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Bitcoin and other digital currencies may be recognized as digital goods in Russia and taxed appropriately, the Central Bank of Russia has said.
The Central Bank is currently shaping legislation to legalize and monitor bitcoins, and the first version of the regulations may be introduced in the State Duma within a month, the bank's deputy chairwoman, Olga Skorobogatova, said at a May 25 meeting in parliament.
In April 2017, the combined market capitalization of cryptocurrencies reached $30 billion, according to the Coin Market Cap web site that tracks digital currencies. Bitcoin, the largest cryptocurrency, had its market capitalization at $40.6 billion on May 26, according to the Coin Market Cap data.
Skorobogatova expressed concerns that digital currencies circulating in Russia may quickly turn into a threat without a proper regulation.
“Since virtual money is being emitted, which is not provided with a gold reserve or controlled in terms of their quantity, sooner or later it can lead to instability in financial markets,” she said at the meeting of the working group for the Review of the Central Bank’s Annual Report for 2016 in the State Duma.
To identify digital currencies that already circulate in Russia, Skorobogatova suggested listing them as digital goods and applying proper regulations that would clarify taxing, monitoring and reporting issues.
Digital currencies “should be regulated, because volumes are increasing compared to the previous year. If people are engaged in this, they have to pay money for it, and we have to have a clear understanding of how to control this activity,” she said.
The country is joining a global trend in which governments are searching for mechanisms to regulate digital currencies, says Semen Kaploushenko, chief customer officer at KUNA Bitcoin Agency, a digital currency consulting firm that founded a Bitcoin exchange.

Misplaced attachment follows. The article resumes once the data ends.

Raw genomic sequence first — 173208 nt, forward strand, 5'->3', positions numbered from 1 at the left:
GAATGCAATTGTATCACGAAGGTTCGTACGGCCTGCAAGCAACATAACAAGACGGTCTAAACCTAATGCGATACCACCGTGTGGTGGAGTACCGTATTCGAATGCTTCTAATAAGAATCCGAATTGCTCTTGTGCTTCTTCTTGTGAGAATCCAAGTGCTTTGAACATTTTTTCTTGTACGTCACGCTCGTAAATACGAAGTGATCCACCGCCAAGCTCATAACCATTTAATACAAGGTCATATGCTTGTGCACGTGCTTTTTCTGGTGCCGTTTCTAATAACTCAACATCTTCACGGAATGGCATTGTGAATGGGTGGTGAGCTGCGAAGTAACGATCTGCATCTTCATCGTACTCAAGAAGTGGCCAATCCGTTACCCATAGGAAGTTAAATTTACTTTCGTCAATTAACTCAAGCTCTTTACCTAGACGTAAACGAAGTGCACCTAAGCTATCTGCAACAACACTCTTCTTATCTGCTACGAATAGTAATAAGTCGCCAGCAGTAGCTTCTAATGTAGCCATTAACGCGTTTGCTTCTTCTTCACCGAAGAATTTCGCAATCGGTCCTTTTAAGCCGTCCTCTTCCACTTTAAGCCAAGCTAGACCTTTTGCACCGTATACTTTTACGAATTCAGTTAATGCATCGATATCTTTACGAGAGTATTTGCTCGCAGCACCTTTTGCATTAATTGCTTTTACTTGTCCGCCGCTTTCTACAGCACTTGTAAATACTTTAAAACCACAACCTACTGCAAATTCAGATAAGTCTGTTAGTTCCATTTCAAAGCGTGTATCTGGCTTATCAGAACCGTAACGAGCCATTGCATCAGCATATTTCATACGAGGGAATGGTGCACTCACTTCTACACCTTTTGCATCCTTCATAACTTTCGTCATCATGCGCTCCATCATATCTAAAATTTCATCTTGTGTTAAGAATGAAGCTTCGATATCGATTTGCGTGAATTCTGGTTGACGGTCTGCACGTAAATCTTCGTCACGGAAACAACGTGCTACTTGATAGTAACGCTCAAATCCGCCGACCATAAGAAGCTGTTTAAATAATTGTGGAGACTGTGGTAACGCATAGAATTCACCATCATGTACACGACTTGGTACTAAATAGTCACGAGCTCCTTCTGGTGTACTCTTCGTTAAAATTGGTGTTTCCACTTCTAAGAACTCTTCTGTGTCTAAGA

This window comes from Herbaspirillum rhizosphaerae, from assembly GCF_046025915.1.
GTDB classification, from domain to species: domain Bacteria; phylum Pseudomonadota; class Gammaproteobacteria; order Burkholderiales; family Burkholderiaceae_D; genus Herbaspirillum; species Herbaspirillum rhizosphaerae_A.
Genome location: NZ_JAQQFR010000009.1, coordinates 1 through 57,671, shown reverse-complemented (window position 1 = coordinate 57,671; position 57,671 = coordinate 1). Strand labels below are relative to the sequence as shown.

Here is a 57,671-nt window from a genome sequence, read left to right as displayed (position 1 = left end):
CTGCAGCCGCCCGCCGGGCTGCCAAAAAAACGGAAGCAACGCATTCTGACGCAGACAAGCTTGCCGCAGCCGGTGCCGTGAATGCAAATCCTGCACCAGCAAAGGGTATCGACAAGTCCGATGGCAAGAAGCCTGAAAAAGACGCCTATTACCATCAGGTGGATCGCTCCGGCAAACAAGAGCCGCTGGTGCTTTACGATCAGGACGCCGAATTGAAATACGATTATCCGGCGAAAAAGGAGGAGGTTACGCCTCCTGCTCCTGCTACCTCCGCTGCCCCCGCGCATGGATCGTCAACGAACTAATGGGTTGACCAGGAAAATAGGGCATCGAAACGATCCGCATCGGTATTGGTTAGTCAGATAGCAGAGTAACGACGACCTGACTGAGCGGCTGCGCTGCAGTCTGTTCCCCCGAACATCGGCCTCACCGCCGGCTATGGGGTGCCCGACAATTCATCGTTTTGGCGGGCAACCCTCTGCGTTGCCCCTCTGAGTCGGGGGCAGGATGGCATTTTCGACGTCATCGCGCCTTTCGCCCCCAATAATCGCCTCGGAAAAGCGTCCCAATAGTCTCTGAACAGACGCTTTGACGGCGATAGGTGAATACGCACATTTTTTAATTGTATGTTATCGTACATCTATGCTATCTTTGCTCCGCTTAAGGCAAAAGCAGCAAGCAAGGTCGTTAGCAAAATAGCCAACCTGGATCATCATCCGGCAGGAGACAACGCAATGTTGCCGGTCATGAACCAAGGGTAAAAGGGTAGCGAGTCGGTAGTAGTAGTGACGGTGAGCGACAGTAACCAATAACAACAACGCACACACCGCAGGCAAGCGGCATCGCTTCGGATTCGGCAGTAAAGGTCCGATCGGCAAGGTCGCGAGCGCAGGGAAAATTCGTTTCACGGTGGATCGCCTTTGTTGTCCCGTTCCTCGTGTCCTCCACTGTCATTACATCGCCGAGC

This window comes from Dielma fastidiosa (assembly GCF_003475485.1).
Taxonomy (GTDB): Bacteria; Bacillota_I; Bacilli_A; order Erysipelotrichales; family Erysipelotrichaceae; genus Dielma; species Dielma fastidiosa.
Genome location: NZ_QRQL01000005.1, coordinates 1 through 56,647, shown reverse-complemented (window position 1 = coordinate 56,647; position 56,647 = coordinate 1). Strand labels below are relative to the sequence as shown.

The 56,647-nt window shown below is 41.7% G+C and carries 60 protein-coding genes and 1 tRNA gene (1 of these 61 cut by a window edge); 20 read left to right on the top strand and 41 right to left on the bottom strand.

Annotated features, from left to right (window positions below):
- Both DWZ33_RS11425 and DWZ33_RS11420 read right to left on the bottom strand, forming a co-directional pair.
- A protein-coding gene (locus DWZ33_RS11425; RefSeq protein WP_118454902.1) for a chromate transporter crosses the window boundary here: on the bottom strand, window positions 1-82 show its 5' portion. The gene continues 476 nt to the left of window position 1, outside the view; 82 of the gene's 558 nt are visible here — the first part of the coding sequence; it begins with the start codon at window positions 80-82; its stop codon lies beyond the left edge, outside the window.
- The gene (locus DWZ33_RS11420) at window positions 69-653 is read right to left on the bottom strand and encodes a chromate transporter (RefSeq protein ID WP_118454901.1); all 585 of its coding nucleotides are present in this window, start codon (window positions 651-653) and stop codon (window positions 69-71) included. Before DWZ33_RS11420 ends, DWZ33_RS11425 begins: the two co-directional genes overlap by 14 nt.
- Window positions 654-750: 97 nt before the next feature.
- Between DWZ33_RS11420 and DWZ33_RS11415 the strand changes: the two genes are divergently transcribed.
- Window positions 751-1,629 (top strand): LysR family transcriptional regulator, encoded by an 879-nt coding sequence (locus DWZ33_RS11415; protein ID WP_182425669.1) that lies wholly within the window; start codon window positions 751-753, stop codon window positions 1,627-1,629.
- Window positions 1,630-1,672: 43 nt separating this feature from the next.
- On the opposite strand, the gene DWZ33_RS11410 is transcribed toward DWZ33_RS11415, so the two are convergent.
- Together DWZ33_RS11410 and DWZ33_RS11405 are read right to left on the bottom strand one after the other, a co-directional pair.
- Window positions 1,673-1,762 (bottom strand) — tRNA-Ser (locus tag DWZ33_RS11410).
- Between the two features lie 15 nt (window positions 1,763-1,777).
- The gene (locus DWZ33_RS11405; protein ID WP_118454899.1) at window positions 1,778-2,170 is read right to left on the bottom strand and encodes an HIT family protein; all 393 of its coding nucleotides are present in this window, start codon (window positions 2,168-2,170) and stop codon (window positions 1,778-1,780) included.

“As more and more people are using bitcoins, most [governments] find it necessary to control this process, or at least set up a model for their legal use and taxation,” Kaploushenko told Bloomberg BNA by phone May 26.
Most people use bitcoins for online payments as digital money, but some engage in mining, or bitcoin emission.
Two of these different styles of bitcoin use will require different mechanisms of taxation, Kaploushenko said. “They would have to think over how to tax exchange operations and bitcoin mining separately,” he said, noting that there is “no specific model that can be taken as a standard and applied in any country or region.”
Currently, Russia does not have a proper legal base for the bitcoins use. However, some companies in Russia, including a few bars in Moscow, a taxi service, and some legal consultancies, do accept this digital currency.
In March 2017, Ulmart, Russia’s largest online retailer, announced plans to start accepting bitcoin as a form of payment as of Sept. 1, 2017.
Digital, or online goods in Russia include digital books, online games and software, video courses, and other files that can be sold online. From January 1, 2017 Russia has enacted a law that toughened regulations on selling e-content. The law, which became known as a “tax on Google” law, requires foreign companies to report on their sales in Russia and pay a 18 percent VAT off those sales.
Foreign companies are not obliged to create a legal entity in Russia and can pay the tax via their local partners.
Russia has changed its stance on bitcoins, scrapping the already drafted legislation to ban all bitcoin activities. Instead, Russia’s Deputy Finance Minister Alexey Moiseev said in an April interview that regulators might recognize bitcoins and other digital currencies in 2018 in an effort to combat money laundering.
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